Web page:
Hum, I’m not familiar with that approach. Are you sure that it wasn’t intended for picking objects with collision geometry? That’s what I’m inclined to expect, given the use of a CollisionRay and “traverse”–but it’s entirely possible that the class has useful methods that I’m either not aware of, or have forgotten.

I think that the mathematical approach will probably be the simplest here, honestly. Just apply the depth-value read from the depth-texture to the line provided by “extrude”, and thus produce a single result-point. I’m not sure of whether the value in the depth-buffer will correspond linearly with the world-space depth of the pixel; you might want to research that.

My understanding, based on the first post, is that doing so is a step towards producing a method of determining the position and orientation of an unknown camera based on a reference image.

Here it is:
https://www.panda3d.org/manual/index.php?title=Example_for_Clicking_on_3D_Objects&oldid=3196
self.queue.getEntry() seems to hold the information I wish to have.

I completly agree with you, but I am still having trouble to implement it in my code. Probably due to the fact that i am using offscreen buffer:

``````def renderImage(showBaseTree, cameraXpos, cameraYpos, cameraZpos, cameraAzimuth, cameraElevation, cameraRoll):
# render an Image according to PnO
# Set Camera's Pos
showBaseTree.camera.setPos(cameraXpos,cameraYpos,cameraZpos)
# Set Camera's Orientation
showBaseTree.camera.setH( -90 + cameraAzimuth) #Roll Z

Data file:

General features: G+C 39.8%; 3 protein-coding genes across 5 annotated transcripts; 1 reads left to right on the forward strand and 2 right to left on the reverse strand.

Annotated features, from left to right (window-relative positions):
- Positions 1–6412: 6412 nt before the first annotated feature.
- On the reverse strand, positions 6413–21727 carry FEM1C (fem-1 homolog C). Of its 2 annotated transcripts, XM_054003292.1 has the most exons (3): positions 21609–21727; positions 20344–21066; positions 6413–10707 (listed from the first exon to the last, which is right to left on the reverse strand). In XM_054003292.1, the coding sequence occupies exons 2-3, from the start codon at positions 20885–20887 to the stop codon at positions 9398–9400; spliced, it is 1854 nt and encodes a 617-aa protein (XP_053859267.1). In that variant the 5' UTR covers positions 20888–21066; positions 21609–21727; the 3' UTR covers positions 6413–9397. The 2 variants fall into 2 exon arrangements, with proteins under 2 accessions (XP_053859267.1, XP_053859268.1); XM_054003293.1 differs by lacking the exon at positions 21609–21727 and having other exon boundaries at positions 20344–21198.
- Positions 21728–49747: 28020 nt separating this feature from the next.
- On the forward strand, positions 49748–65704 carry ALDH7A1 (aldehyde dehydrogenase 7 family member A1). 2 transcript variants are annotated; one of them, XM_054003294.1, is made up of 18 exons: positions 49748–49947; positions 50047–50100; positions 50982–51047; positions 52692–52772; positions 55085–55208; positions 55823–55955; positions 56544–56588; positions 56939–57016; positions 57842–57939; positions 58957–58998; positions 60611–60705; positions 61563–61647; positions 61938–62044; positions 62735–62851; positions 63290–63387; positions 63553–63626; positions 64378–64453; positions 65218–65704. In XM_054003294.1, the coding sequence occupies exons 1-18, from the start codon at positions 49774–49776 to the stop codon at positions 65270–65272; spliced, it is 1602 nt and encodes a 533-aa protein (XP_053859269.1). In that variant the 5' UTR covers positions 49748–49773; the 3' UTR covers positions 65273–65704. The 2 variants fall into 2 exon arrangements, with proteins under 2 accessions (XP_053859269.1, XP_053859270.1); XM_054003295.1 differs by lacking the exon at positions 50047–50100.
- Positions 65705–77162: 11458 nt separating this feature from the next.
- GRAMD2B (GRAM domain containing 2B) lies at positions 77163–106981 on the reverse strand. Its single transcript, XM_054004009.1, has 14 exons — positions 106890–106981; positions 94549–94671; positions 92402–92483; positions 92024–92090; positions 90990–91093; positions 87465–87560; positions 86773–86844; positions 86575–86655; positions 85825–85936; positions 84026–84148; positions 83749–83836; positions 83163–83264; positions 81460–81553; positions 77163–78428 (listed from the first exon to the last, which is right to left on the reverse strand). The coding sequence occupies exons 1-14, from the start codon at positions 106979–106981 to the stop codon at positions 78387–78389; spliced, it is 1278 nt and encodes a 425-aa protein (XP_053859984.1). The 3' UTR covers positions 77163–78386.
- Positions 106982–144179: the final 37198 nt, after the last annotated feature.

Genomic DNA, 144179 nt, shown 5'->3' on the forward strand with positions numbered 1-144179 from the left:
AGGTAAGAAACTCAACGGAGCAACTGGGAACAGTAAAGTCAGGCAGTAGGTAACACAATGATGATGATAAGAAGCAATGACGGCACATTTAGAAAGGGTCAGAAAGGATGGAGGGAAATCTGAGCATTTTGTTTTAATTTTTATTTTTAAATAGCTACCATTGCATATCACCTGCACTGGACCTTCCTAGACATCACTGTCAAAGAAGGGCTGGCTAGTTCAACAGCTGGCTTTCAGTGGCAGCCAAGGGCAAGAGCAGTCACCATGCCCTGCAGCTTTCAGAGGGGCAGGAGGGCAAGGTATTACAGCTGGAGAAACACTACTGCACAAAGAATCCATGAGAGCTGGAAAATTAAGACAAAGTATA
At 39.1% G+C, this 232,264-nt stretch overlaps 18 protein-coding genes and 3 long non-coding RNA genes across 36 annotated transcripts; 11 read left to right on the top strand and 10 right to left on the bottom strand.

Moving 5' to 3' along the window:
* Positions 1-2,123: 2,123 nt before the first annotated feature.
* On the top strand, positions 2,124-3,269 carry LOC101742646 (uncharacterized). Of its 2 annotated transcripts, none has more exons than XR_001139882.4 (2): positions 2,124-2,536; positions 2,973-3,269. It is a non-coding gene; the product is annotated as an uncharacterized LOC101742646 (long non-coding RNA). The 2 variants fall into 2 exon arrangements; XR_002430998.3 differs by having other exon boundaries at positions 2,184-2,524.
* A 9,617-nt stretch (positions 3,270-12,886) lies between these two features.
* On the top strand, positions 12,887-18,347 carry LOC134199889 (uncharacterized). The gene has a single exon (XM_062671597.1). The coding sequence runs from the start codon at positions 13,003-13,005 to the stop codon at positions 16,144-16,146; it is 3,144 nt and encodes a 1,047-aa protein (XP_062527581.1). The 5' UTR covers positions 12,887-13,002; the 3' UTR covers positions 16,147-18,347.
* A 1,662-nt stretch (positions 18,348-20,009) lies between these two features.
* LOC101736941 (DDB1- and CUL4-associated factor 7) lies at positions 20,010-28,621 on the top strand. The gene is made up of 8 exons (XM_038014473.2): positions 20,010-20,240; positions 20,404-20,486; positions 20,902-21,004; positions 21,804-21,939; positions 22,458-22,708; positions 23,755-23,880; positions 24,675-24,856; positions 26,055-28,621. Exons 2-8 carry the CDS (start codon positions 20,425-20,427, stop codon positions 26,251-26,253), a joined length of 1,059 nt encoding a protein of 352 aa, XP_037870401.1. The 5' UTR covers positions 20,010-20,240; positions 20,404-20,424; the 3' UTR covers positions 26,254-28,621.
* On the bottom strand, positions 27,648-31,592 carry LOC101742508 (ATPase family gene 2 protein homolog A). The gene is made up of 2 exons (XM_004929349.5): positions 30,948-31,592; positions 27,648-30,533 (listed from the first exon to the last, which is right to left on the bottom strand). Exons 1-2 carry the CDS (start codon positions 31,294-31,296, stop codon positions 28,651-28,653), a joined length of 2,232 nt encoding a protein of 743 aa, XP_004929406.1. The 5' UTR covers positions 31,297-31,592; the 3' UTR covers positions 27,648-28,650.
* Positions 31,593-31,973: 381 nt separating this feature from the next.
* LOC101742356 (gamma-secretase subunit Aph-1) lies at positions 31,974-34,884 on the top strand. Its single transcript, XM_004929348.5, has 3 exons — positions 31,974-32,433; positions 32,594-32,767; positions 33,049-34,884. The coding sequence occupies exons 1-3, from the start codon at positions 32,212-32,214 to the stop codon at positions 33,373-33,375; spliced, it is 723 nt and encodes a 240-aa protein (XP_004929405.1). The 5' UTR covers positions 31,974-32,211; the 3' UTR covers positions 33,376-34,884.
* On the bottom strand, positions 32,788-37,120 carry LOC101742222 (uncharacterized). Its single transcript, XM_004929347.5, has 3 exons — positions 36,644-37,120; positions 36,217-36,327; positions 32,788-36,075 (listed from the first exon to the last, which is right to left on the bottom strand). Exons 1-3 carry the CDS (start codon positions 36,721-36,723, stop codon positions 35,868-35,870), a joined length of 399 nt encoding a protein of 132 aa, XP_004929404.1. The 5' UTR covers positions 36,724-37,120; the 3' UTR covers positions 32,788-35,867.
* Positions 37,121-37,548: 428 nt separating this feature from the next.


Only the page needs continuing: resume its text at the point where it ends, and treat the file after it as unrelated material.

showBaseTree.camera.setP(   0 - cameraElevation) #Roll X
showBaseTree.camera.setR( 180 + cameraRoll) #Roll Y
# Render the frame
showBaseTree.graphicsEngine.renderFrame()
# Create a PNMImage
screenshot = PNMImage()
# Set the display region
dispReg = showBaseTree.camNode.getDisplayRegion(0)
# Store the image from GPU to the RAM variable from PNMImage class
dispReg.getScreenshot(screenshot)
# get Data using screenshot
rendImage = Image.frombuffer('RGB',
dispReg.getScreenshot().getRamImageAs("RGB").getData(),
'raw')
rendImageArr = np.asarray(rendImage)
return rendImageArr``````

The first step I tried is to take the rendered image returned by this function with it’s depth buffer (but failed to)…

You are right.

Ah, yes–this is collision-related, I do believe. You can have a ray collide with visible geometry, so you shouldn’t require the addition of collision geometry, I think. Hmm… Without knowing your algorithm in greater depth, I’m not sure of whether such an approach would help with your overall goal.

I’m not sufficiently familiar with the use of offscreen buffers to be confident in helping here, but what, specifically, is going wrong?

Today, I have a script that works like this:

2. define the parameters of the default Panda camera (nearPlane, farPane, FOV, etc…)
3. set PnO for this camera
4. render a frame
5. save the image into a python variable (matrix) for future processing.

steps 4 and 5 are implemented in the function “renderImage” I posted as an example of my code.
I would like to merge the depth buffer reading into this function.
How should I do it?

I’m not familiar with that process myself, I’m afraid, so I’ll stand aside for someone else to hopefully provide more help.

That said, have you looked at the shadow-mapping sample-programs? Those use depth-buffers, I believe, and may give you some hints regarding where to look in order to acquire your depth-map.

Actually, have you looked at this thread, just beside yours at time of writing? The original poster there seems to be rendering a depth-texture, and the most recent post (again, at time of writing) seems to indicate that they have it working.